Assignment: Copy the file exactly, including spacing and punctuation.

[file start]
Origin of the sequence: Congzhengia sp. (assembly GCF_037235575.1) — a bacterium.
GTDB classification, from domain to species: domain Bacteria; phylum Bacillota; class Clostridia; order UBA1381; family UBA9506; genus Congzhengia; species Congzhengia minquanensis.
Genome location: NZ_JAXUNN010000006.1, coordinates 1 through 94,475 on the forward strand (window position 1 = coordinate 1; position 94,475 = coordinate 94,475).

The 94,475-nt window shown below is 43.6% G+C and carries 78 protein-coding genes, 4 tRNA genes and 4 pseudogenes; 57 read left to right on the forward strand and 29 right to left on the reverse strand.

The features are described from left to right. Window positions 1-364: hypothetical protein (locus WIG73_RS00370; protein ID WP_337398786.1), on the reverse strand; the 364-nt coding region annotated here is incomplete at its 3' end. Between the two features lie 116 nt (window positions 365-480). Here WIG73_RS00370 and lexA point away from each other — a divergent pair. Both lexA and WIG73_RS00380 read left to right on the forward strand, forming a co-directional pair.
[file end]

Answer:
Origin of the sequence: Congzhengia sp. (assembly GCF_037235575.1) — a bacterium.
GTDB classification, from domain to species: domain Bacteria; phylum Bacillota; class Clostridia; order UBA1381; family UBA9506; genus Congzhengia; species Congzhengia minquanensis.
Genome location: NZ_JAXUNN010000006.1, coordinates 1 through 94,475 on the forward strand (window position 1 = coordinate 1; position 94,475 = coordinate 94,475).

The 94,475-nt window shown below is 43.6% G+C and carries 78 protein-coding genes, 4 tRNA genes and 4 pseudogenes; 57 read left to right on the forward strand and 29 right to left on the reverse strand.

The features are described from left to right. Window positions 1-364: hypothetical protein (locus WIG73_RS00370; protein ID WP_337398786.1), on the reverse strand; the 364-nt coding region annotated here is incomplete at its 3' end. Between the two features lie 116 nt (window positions 365-480). Here WIG73_RS00370 and lexA point away from each other — a divergent pair. Both lexA and WIG73_RS00380 read left to right on the forward strand, forming a co-directional pair.